Cultural Historian, Artist
1405 E Walnut St, Sioux Falls, SD 57103
firstname.lastname@example.org | 605-254-8189
Healing Our Shared Past, Present, and Future: The Hiawatha Indian Insane Asylum
(Note: This presentation is best as a combined presentation with fellow SDHC scholar, Anne Dilenschneider.)
From 1902-1933, Native Americans who misbehaved in boarding schools or who alienated reservation agents were sent to the Hiawatha Asylum in Canton, SD. By the time it closed, nearly 400 Native inmates from across the U.S. had been incarcerated there in circumstances described by federal investigators as "like a leper colony" and "inhumane." Currently, 127 Native Americans from 53 tribes remain buried in unmarked graves at the site. As Keepers of the Canton Native Asylum Story, Fogg and Dilenschneider speak about this aspect of our shared past so we may begin to heal this wound in our own time.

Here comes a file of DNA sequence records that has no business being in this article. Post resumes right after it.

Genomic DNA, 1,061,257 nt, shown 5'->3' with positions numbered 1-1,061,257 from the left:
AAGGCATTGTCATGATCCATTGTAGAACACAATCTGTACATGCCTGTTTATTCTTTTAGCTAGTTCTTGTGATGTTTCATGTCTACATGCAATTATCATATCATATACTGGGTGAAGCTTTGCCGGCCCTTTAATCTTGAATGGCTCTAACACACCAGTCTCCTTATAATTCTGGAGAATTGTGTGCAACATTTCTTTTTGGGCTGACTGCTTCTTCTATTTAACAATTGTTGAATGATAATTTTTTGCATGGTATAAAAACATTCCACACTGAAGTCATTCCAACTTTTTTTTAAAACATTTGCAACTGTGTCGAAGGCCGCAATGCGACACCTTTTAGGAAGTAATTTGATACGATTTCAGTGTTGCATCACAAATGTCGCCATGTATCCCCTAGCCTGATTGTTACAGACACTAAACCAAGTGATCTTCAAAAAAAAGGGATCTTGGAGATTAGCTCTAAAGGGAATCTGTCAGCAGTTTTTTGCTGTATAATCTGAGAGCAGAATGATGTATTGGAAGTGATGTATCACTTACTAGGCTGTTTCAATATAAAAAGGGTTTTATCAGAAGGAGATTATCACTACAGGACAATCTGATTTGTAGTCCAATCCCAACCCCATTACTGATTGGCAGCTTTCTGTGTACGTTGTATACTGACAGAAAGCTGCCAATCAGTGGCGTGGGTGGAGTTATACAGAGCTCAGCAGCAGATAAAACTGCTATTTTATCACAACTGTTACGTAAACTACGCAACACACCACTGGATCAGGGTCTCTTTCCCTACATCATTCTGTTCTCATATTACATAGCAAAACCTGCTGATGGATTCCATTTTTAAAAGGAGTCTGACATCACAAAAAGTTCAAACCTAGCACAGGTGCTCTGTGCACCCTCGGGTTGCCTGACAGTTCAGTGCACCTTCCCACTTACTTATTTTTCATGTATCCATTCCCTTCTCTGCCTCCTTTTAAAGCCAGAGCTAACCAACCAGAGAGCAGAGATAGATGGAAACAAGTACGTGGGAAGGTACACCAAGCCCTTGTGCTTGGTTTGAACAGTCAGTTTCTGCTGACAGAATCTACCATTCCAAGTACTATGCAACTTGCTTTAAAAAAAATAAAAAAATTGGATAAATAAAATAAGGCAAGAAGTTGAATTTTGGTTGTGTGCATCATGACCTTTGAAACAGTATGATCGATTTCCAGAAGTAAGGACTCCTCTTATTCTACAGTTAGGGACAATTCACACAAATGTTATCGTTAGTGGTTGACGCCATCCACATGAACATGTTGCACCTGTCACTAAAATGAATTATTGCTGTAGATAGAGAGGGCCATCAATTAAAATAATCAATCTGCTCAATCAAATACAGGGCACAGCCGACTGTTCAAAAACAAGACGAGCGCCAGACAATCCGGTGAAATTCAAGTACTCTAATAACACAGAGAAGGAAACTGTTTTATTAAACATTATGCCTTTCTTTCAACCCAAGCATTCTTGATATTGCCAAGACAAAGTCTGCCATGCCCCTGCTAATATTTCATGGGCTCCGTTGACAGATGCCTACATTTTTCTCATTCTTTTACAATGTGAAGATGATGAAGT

Native Soul: Every Picture Tells a Story
Fogg invites all South Dakotans into their shared history. An artist who is not afraid to tell the complicated stories of this land, he brings the past into the present through his art. In connecting his own feelings and those who engage with his art, he helps us imagine a preferred future together. This mixed media approach includes historical pieces, Native American craft, traditional art techniques, and a touch of humor. He asks: Who are we? Where do we come from? Where are we going?
Let's Communicate: How Art is Generated out of Legends, Lore, Culture and Historical Events
In every piece of Fogg's work "there is more in the picture than just the story." Fogg shares the process he goes through to engage the viewer in the past, present and future, making informed choices on how to incorporate actual items (documents, furs, coins, certificates, etc.), as well as symbols of Native and non-Native cultures. It takes time. Once, Fogg had a snakeskin for 20 years before it was needed. Another piece has been germinating for 7 years, but its time is yet to be completed.